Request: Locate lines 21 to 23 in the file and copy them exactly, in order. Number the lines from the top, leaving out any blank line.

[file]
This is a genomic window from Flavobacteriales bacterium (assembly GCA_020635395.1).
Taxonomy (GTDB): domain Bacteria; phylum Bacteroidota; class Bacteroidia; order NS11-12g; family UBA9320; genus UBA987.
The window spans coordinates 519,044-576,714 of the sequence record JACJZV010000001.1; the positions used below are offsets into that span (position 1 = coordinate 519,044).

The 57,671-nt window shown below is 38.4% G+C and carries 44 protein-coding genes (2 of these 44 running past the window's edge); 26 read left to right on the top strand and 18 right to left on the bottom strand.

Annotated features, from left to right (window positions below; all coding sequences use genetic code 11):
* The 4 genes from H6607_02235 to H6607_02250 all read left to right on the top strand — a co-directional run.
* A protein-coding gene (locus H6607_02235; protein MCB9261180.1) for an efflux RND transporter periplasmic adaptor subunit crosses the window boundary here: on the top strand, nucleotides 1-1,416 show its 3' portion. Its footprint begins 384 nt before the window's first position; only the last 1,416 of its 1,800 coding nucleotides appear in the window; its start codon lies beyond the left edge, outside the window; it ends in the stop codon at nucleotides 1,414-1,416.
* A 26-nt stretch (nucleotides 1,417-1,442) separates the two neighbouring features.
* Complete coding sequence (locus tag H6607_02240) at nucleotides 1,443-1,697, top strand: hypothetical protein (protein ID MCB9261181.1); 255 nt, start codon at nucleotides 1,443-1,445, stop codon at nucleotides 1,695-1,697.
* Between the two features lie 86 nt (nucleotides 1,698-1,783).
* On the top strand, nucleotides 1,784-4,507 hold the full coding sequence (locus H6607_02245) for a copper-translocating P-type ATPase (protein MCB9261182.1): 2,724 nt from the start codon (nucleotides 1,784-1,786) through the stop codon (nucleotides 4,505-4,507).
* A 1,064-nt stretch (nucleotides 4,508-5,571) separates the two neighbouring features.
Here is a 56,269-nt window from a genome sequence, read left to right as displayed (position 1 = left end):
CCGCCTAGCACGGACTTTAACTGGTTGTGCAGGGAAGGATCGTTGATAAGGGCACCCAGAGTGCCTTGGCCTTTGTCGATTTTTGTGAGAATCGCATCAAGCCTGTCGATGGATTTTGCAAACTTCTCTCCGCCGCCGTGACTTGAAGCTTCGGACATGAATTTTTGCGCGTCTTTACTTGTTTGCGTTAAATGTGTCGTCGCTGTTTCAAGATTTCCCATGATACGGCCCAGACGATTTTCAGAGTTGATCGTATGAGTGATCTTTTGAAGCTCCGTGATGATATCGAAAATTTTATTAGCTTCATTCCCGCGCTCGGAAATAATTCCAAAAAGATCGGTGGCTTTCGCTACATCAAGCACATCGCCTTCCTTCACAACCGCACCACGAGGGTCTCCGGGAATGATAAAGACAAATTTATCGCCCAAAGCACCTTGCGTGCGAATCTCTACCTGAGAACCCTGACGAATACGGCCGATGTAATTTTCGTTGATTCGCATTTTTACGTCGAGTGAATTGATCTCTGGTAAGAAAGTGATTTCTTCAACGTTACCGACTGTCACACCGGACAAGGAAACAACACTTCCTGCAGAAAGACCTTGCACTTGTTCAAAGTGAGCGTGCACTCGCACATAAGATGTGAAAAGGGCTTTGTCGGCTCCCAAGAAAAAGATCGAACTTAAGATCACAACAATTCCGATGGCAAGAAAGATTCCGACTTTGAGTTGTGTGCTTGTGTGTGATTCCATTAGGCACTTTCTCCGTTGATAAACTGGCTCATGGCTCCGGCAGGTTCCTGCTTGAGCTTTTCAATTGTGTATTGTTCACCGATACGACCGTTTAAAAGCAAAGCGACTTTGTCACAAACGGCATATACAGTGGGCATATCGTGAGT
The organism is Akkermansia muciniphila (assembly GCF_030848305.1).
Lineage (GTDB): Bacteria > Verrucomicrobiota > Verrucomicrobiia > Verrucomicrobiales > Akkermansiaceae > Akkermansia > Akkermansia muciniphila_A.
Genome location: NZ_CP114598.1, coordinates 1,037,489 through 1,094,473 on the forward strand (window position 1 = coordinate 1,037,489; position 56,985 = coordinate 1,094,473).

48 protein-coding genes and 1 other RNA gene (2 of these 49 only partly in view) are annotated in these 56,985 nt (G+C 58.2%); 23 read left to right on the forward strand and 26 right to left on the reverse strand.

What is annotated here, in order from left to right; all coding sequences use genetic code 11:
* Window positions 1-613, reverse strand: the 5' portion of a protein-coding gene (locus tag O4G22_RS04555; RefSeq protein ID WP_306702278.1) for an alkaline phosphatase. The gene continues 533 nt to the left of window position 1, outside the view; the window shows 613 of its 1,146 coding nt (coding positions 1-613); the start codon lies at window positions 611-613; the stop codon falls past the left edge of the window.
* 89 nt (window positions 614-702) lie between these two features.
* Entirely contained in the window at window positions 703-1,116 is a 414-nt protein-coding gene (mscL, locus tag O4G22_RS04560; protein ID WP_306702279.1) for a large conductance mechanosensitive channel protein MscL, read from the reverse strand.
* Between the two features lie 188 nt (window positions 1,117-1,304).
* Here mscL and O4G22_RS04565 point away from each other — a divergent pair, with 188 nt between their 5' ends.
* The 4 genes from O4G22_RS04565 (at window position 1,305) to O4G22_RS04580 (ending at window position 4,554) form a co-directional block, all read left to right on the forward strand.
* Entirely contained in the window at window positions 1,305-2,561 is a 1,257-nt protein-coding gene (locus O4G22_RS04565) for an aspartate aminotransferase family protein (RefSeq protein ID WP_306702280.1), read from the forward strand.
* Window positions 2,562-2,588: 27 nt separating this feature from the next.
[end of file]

* 89 nt (window positions 614-702) lie between these two features.
* Entirely contained in the window at window positions 703-1,116 is a 414-nt protein-coding gene (mscL, locus tag O4G22_RS04560; protein ID WP_306702279.1) for a large conductance mechanosensitive channel protein MscL, read from the reverse strand.
* Between the two features lie 188 nt (window positions 1,117-1,304).